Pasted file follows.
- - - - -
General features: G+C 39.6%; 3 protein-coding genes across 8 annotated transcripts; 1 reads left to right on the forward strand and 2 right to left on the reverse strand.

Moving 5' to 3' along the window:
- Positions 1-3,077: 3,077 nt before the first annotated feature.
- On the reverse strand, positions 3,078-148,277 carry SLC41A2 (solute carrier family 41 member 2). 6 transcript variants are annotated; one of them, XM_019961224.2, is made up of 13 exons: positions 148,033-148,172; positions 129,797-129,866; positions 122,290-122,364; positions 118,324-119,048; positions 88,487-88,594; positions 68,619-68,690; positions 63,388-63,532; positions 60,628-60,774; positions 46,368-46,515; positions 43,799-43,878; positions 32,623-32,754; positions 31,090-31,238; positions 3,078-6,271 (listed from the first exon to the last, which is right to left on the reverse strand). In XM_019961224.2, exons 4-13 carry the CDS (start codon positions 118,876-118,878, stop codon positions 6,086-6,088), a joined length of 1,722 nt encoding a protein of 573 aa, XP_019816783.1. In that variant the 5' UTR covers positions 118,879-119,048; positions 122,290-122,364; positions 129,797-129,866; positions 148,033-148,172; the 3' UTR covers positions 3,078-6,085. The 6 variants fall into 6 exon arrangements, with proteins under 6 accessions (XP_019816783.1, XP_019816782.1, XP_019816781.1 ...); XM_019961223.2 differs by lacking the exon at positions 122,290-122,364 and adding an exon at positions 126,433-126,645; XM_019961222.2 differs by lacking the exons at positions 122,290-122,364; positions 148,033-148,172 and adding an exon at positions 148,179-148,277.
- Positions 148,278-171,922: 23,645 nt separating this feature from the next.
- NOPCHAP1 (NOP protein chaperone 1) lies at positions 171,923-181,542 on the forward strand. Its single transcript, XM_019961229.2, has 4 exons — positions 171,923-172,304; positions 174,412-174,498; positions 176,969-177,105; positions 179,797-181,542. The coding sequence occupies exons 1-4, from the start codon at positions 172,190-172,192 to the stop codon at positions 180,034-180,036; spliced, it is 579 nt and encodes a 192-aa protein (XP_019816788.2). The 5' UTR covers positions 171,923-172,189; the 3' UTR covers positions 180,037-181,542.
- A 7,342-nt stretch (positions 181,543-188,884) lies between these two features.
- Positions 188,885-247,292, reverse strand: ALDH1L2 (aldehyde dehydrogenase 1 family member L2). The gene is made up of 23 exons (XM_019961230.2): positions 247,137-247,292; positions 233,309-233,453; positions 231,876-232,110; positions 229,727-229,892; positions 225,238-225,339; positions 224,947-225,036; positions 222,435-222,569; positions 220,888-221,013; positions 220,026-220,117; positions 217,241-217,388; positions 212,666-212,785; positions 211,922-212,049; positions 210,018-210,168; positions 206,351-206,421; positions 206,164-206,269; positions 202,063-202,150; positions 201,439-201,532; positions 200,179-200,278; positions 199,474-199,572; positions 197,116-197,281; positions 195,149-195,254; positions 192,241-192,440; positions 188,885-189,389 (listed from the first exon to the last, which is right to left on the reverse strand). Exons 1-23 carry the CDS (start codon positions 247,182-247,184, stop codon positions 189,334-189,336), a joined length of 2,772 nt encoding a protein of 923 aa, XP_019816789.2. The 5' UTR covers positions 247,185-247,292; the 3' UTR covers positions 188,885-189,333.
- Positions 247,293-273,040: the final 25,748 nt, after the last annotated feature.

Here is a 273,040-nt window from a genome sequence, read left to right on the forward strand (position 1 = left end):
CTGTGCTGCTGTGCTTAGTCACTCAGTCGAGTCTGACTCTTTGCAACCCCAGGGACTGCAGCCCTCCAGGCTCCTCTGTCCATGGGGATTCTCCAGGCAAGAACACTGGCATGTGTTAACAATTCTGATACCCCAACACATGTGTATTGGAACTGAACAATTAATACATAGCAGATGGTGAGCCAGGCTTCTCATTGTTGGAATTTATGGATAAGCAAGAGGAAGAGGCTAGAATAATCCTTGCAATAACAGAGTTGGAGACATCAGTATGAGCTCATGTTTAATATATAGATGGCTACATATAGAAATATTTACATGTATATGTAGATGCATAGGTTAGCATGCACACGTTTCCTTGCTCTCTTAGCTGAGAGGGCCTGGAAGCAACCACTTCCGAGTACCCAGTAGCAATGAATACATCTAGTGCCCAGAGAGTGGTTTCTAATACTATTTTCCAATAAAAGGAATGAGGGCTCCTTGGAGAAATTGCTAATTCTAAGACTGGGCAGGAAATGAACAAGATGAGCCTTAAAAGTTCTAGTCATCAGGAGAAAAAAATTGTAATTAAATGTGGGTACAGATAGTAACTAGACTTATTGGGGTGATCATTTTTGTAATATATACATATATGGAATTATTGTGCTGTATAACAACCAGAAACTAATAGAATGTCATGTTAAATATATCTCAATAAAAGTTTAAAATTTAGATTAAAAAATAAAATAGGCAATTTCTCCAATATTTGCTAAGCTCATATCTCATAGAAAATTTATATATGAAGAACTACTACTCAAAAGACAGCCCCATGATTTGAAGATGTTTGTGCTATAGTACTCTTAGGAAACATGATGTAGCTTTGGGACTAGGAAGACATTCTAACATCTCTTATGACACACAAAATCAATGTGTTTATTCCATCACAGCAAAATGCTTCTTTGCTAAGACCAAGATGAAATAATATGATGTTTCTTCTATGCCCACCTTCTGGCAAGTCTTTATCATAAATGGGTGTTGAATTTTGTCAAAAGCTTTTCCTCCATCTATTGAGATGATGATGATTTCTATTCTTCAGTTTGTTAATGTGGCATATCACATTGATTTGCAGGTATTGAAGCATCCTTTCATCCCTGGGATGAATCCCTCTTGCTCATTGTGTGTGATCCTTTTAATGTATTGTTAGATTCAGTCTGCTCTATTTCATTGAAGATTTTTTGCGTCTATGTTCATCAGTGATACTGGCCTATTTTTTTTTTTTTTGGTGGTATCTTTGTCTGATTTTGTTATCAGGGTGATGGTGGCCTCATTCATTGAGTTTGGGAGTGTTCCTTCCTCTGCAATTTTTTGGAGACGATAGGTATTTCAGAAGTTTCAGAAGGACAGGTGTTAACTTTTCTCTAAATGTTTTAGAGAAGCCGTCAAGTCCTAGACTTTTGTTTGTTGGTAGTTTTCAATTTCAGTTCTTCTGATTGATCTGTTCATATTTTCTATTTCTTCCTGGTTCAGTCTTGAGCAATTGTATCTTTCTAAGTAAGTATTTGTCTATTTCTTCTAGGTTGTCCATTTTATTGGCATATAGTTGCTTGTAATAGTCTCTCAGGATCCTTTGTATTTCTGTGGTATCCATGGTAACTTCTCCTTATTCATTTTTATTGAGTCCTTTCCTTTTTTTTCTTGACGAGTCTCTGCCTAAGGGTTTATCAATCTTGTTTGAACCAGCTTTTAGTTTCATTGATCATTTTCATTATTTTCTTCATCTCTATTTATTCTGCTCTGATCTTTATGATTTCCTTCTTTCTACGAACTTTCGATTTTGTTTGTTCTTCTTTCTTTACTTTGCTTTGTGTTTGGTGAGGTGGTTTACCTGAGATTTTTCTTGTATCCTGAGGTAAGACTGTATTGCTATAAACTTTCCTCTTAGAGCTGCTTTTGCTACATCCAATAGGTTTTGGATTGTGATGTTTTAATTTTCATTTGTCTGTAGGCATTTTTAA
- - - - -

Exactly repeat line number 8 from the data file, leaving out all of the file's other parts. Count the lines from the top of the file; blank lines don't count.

- Positions 188,885-247,292, reverse strand: ALDH1L2 (aldehyde dehydrogenase 1 family member L2). The gene is made up of 23 exons (XM_019961230.2): positions 247,137-247,292; positions 233,309-233,453; positions 231,876-232,110; positions 229,727-229,892; positions 225,238-225,339; positions 224,947-225,036; positions 222,435-222,569; positions 220,888-221,013; positions 220,026-220,117; positions 217,241-217,388; positions 212,666-212,785; positions 211,922-212,049; positions 210,018-210,168; positions 206,351-206,421; positions 206,164-206,269; positions 202,063-202,150; positions 201,439-201,532; positions 200,179-200,278; positions 199,474-199,572; positions 197,116-197,281; positions 195,149-195,254; positions 192,241-192,440; positions 188,885-189,389 (listed from the first exon to the last, which is right to left on the reverse strand). Exons 1-23 carry the CDS (start codon positions 247,182-247,184, stop codon positions 189,334-189,336), a joined length of 2,772 nt encoding a protein of 923 aa, XP_019816789.2. The 5' UTR covers positions 247,185-247,292; the 3' UTR covers positions 188,885-189,333.